March 10, 2005A Spammer Lies...Oh My!
Here is a good example of how a spammer hopes to trick the unwary recipient into visiting his spamvertised Web site. The Subject: line reads something like:
Subject: Inquiry Response
The aim, I believe, is to make the recipient believe that this message is in reply to some inquiry that the recipient made. The From: field, however, contains just an email address at a non-descript domain (in fact, it's not even registered as I write this).
Curiosity (which, as Colonel Potter once noted, "KO'd the feline") leads the recipient to check the message (in a safe way, I hope). It's a short message, beginning:
Thank you for visiting our website.
And then a spiel about how great the shopping experience is at the site, with a URL to get you there. If you take the spammer at his word (a huge mistake), you may wonder if you actually visited the site previously, and click on the link.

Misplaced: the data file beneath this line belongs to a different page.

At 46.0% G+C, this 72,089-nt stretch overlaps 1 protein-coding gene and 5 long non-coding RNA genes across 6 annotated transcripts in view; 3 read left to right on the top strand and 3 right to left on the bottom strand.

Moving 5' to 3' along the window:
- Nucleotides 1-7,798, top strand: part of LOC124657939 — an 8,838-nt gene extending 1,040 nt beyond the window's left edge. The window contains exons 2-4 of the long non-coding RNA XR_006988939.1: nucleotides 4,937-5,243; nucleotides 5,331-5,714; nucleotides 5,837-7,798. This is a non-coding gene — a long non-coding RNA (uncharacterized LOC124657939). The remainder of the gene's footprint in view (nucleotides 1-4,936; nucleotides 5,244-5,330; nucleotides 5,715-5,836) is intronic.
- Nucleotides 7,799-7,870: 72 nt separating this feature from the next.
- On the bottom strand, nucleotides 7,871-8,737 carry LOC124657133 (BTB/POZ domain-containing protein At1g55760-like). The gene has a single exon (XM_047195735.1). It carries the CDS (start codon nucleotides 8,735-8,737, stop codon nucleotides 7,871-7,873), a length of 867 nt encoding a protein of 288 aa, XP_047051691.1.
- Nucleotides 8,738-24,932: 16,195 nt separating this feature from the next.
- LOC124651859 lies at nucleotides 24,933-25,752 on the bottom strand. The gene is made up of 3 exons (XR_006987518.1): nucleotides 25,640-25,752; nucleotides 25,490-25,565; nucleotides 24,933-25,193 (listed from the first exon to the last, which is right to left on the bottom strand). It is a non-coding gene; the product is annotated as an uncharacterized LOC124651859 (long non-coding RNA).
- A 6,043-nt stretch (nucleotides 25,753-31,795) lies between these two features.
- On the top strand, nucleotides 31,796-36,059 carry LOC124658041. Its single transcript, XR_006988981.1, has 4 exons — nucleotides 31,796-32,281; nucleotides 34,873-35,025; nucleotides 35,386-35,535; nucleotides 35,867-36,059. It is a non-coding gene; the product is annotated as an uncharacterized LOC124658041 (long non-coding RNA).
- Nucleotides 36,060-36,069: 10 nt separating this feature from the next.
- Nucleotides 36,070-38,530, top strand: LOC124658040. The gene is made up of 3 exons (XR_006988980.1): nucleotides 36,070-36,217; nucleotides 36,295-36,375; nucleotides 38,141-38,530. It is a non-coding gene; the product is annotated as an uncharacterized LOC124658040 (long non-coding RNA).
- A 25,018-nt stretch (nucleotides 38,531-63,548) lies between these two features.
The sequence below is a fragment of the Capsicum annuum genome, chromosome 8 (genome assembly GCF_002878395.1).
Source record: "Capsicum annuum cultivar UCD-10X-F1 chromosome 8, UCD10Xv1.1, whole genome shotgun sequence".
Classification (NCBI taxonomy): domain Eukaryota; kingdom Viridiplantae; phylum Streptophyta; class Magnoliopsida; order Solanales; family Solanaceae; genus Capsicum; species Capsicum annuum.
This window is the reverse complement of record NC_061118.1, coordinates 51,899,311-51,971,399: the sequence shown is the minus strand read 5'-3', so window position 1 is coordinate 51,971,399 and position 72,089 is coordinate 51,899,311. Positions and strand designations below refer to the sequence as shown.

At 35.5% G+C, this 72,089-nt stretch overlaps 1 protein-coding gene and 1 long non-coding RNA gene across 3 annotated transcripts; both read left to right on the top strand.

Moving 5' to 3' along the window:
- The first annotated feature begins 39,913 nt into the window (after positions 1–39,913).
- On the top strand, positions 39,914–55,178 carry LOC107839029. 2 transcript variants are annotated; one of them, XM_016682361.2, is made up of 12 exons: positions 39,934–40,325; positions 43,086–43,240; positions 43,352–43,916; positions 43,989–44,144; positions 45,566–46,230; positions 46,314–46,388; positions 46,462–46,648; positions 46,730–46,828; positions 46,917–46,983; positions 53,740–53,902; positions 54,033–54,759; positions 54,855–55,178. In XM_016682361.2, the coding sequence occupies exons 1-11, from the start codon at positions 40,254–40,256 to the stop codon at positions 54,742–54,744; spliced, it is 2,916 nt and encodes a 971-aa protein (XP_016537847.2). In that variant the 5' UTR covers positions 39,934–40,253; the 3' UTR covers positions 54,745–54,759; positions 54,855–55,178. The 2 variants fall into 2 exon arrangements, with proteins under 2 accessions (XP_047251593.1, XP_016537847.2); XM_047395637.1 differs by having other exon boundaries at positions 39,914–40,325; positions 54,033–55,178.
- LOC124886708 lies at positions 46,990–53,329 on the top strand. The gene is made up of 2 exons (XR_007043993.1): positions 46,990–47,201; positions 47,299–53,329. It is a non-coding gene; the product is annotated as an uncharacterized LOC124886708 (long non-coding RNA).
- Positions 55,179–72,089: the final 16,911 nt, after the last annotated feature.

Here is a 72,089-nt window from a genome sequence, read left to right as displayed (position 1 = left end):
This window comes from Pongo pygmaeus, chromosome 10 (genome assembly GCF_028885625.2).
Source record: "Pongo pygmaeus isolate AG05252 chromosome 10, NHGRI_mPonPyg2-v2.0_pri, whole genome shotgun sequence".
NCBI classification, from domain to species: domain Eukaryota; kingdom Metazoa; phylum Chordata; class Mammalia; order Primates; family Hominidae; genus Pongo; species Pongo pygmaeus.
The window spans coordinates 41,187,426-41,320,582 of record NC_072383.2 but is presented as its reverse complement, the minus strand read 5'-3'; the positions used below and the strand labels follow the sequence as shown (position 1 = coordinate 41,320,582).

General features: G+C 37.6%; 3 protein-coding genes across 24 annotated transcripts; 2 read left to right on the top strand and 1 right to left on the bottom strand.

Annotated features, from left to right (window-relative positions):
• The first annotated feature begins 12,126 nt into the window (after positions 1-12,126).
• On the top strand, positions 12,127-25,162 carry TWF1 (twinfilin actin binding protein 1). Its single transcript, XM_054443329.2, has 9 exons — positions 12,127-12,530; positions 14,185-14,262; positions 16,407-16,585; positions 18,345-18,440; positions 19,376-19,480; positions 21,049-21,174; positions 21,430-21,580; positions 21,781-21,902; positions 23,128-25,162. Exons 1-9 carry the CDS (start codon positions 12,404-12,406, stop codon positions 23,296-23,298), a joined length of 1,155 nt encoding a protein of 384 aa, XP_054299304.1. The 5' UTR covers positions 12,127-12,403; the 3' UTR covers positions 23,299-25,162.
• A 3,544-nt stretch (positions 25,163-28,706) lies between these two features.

By that point, the score is
Spammer: 3 You: 0
The spammer scored three points by
- Getting the message into your inbox
- Getting you to open the message
- Getting you to visit the spamvertised site
If the mailer is paid by the visit, you've just put some change in the spammer's pocket so he'll know to keep doing it to earn some more. But even an unpaid Web site hit (as recorded by the spamvertised Web site's server) gives the spamvertiser hope that the spam is working by driving traffic to his site.
What's worse, since you don't know who this guy is or what's at the other end of that link, you might alternatively find your computer open to all kinds of nastiness (spyware installations, in particular). Upon visiting that site with an unprotected and unupdated PC, your final score may be -10. Or -100 if the spyware gets your user IDs and passwords to various accounts.
Let's not reward the liars. ZERO RESPONSE 'em.Posted on March 10, 2005 at 01:50 PM